Albert John Luthuli was a prominent leader of the nonviolent civil rights movement in South Africa and an activist for peace and quality education. He was born around 1898 in a small tribe in Groutville and died July 21, 1967.Luthuli's mother was a heavy supporter of education and encouraged him to pursue his studies. Luthuli attended a local Congregationalist mission school, a boarding school called Ohlange Institute, a Methodist institution at Edendale and finally Adams College, through which he obtained training to become a professional educator. He later taught at Adams College and in 1933, became president of the African Teacher's Association, an organization dedicated to lobbying for quality, liberal education for all Africans.
At the same time, Luthuli played an active role in the Christian church. He functioned as a preacher for many years and later became chairman of the South African Board of Congregationalist Church of America. In addition, he served as president of the Natal Council of South Africa and as a delegate to the International Missionary Conference in Madras in 1938.
From 1936 until 1952, Luthuli was also the chief of his 5,000 member tribe, acting as an official representative, executive leader and traditional dignitary. Luthuli supported members of his tribe and other black South Africans in an effort to fight against government restrictions imposed on them. In 1936, the government disenfranchised those Africans that had voting rights, an act that was followed in 1948 by the policy of apartheid, or a separation of whites and nonwhites, and the Pass Laws in the 1950s, which limited the freedoms of Africans. To fight against these restrictions, Luthuli joined the African National Congress (ANC) in 1944 and was later elected President-General. The group was dedicated to the enforcement of universal human rights and organized several nonviolent campaigns against discriminatory laws.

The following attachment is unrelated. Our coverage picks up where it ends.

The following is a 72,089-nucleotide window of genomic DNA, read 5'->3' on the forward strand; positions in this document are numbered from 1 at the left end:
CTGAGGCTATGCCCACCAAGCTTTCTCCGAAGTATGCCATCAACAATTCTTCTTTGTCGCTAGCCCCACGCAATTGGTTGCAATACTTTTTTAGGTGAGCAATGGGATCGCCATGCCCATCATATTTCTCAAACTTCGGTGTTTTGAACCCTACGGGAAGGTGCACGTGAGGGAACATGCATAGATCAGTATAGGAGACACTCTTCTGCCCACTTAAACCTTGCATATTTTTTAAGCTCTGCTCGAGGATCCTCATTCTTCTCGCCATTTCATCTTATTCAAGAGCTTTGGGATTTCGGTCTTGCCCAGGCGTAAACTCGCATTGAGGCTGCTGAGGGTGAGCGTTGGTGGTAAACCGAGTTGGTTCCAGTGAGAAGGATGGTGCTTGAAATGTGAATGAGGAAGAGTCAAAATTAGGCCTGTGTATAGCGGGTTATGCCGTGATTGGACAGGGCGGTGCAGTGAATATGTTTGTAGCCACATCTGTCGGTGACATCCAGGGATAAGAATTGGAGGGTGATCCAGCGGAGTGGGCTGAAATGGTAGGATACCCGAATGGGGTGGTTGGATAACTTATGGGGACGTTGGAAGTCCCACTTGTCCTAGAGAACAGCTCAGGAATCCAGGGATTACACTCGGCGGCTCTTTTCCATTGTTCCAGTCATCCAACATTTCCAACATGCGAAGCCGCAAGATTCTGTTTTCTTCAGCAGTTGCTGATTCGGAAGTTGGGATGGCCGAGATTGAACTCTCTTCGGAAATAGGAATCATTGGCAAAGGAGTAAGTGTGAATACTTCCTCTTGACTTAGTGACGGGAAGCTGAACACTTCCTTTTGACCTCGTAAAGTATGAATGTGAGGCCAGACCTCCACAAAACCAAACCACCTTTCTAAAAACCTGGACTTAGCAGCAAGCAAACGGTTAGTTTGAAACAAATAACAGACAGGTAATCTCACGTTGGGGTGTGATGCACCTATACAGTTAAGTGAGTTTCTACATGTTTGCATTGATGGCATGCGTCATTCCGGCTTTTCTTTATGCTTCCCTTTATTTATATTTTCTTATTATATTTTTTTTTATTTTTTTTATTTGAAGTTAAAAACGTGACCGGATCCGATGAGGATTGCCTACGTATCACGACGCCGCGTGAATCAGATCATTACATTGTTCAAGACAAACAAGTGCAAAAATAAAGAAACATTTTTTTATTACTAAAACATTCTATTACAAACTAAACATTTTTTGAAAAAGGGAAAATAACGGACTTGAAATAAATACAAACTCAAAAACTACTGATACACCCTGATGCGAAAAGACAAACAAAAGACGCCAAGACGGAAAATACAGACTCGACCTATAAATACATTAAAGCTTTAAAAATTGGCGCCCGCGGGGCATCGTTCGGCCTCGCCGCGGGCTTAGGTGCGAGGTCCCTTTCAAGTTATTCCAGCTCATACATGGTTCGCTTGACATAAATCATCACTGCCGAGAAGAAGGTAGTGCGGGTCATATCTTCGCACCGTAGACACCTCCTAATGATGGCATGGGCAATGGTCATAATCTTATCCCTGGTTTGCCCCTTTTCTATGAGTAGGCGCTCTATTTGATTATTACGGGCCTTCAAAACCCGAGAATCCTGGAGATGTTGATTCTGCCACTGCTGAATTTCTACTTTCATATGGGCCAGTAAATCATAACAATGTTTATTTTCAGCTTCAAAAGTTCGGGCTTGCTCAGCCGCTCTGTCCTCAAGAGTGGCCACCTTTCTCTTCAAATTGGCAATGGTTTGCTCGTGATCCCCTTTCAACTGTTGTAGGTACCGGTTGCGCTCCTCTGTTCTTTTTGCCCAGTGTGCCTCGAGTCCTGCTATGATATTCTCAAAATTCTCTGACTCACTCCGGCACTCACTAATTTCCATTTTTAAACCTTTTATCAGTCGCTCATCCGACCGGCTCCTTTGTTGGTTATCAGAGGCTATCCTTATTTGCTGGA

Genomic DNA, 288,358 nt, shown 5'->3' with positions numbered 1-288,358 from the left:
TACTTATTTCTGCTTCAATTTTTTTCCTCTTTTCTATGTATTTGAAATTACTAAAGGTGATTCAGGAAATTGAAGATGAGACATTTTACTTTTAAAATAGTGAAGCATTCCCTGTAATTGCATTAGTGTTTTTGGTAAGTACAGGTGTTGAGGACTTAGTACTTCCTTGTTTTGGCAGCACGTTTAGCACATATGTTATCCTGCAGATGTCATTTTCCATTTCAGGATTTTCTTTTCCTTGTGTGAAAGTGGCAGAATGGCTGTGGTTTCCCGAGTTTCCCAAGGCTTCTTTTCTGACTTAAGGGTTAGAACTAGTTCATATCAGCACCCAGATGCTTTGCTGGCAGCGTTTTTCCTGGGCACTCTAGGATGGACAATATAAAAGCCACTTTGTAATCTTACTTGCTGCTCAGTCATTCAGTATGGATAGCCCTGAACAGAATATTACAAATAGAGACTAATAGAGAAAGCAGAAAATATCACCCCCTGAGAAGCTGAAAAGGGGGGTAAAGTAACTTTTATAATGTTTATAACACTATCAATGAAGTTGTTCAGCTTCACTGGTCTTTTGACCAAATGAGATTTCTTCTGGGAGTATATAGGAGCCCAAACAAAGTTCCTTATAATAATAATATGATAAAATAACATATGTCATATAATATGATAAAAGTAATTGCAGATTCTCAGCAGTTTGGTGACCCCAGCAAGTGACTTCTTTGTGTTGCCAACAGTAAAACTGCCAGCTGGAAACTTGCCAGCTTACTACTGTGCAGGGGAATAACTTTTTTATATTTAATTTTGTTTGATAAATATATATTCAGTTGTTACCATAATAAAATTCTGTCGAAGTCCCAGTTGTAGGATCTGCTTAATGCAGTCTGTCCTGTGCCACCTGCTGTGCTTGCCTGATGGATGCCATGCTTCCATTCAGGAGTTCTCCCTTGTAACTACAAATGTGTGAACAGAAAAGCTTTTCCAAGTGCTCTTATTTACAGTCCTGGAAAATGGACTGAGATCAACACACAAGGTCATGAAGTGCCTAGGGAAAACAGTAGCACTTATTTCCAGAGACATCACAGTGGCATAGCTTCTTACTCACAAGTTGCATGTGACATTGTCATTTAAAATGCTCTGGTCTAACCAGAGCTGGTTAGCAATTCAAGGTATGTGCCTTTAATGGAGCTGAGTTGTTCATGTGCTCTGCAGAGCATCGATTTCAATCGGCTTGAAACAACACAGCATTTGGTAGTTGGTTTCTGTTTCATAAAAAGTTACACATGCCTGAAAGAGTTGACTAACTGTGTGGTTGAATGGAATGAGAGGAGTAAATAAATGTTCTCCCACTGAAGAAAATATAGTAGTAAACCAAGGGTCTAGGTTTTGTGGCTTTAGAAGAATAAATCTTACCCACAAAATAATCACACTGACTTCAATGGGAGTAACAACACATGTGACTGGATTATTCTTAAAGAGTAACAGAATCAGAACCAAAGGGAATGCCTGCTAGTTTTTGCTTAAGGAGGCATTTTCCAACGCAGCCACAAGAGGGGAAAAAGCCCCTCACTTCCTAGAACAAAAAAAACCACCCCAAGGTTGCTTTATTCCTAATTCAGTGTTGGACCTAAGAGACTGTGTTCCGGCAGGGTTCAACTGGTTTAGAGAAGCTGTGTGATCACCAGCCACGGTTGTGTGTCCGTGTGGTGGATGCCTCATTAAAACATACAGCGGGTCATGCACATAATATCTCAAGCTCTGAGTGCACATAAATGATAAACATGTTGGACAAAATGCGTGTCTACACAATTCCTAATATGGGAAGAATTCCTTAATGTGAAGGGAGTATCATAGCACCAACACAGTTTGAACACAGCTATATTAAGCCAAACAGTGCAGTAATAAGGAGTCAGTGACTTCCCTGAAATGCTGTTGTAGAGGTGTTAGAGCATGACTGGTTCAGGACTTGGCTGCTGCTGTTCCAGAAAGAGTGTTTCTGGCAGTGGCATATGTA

The South African government soon tried to stifle Luthuli's leadership and power and banned him from all public meetings and large South African centers. In addition, the government forced him to surrender his tribal position of chief by accusing him of having a conflict of interest. After his bans had expired, Luthuli continued his struggle for civil rights but was arrested and charged with treason. More bans were enforced, restricting Luthuli from publishing anything and forcing him to remain within a 15 mile radius of his home. Luthuli was soon found guilty of charges and was given a jail sentence.
It was not until 1961 when Luthuli was awarded the Nobel Peace Prize that he was truly recognized by citizens worldwide for his nonviolent work in South Africa. He was also nominated as the president of the South African Colored People's Congress and as the honorary president of the National Union of South African Students'. Six years after winning the Nobel Peace Prize, Luthuli was fatally injured when he was hit by a freight train while walking near his home. Although he died, South African political protests and civil rights movements continued in his spirit.
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